While it’s well documented that many of the first buyers of electric cars—such as the Nissan LEAF, Chevy Volt (by definition a plug-in hybrid) and the upcoming Ford Focus Electric—will be former hybrid owners, we expect many more green-oriented customers to enter the market with their first hybrids. General Motors and Nissan will continue to generate as much heat as possible with their electric halo cars, but it’s Ford’s portfolio strategy that will generate the light—illuminating the future direction of the market for the full range of electric-drive cars. Ford believes that by 2020 as much as 25 percent of its sales will be electrified—but that 75 percent of those sales will be conventional hybrids like the Ford Fusion Hybrid.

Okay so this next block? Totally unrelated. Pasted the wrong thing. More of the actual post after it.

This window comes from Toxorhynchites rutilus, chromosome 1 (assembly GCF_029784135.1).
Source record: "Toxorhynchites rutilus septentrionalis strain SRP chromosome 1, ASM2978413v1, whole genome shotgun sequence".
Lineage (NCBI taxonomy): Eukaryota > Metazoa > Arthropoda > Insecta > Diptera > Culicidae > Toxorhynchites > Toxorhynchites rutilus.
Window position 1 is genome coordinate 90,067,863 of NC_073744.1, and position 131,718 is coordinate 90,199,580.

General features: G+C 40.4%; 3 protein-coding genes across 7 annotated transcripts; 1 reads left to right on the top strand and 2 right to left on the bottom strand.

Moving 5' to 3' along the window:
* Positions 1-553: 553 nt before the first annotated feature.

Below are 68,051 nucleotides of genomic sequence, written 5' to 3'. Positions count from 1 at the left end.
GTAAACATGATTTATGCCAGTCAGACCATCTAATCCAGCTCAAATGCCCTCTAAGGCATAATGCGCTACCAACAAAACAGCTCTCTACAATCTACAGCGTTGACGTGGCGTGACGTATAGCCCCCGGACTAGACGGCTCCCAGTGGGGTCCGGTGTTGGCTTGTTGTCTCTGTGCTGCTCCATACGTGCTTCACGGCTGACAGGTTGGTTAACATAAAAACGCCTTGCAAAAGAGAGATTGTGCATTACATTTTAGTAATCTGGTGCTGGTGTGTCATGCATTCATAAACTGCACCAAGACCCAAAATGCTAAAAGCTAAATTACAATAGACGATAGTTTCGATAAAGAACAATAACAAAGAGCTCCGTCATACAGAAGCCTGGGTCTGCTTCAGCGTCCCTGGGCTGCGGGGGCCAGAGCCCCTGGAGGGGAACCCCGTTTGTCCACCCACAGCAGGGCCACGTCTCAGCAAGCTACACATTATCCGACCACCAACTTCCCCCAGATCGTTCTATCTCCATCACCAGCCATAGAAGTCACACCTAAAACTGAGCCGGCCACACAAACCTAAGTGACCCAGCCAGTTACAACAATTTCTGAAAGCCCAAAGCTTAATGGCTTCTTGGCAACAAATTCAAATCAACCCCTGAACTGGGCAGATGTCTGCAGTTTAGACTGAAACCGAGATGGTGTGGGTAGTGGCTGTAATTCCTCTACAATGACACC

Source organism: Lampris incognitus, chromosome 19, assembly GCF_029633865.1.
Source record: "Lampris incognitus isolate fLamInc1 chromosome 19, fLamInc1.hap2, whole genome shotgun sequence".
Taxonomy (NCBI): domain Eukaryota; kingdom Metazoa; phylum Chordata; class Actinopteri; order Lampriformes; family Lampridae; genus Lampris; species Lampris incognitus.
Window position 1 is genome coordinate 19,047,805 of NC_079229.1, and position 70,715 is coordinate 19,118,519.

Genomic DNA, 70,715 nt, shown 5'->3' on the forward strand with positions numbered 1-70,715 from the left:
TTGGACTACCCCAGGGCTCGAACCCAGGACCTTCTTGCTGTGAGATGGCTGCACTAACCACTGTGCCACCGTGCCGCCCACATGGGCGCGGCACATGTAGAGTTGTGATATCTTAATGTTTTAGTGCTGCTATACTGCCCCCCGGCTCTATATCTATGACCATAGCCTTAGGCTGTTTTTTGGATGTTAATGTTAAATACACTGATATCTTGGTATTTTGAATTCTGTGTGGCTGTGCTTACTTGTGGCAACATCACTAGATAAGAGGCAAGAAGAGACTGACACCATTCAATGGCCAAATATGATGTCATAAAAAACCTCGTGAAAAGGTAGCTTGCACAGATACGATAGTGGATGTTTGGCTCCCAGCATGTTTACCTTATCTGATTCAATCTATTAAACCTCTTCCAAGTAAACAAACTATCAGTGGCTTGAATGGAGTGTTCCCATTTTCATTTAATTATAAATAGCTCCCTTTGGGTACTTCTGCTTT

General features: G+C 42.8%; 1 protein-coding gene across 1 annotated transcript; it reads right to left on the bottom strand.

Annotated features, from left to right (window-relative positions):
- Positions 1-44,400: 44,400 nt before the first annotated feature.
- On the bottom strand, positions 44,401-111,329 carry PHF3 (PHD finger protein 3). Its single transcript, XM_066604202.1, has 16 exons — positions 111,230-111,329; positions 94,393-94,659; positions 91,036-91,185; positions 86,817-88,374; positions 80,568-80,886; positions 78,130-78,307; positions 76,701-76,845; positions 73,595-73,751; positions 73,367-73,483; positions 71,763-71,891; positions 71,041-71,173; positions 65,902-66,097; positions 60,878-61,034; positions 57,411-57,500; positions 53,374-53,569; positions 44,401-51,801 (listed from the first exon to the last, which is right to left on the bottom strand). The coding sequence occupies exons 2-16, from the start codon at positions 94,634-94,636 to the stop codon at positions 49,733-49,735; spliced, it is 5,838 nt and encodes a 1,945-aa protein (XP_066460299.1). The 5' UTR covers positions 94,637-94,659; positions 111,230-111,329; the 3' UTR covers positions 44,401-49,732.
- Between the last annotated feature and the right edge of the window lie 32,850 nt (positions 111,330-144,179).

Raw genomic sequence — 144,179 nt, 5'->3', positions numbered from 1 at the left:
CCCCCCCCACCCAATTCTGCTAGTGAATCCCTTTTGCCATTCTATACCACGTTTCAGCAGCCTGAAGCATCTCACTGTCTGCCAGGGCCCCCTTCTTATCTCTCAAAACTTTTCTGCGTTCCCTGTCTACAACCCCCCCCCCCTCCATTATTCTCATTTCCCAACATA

Besides, it will be hard for EV-makers to maintain the level of buzz leading up to the LEAF and Volt, after the cars hit the road and the novelty starts to wear off.
Ford, General Motors, Toyota, Nissan, and Honda all feature pure no-tailpipe electric cars, to varying degrees, in their product roadmap—but every single one of them will produce hybrids (with or without a plug) in greater numbers in the coming years.
With higher fuel efficiency standards starting in 2012—based on how many are purchased not how many headlines they garner—it’s the good ol’ conventional gas-electric hybrid that will move into the mainstream, beginning with a solid expansion of models and sales in 2011. And a massive proliferation of hybrids, including 11 new hybrid models from Toyota alone, by 2012.
Artical from : http://www.hybridcars.com/2011-hybrid-cars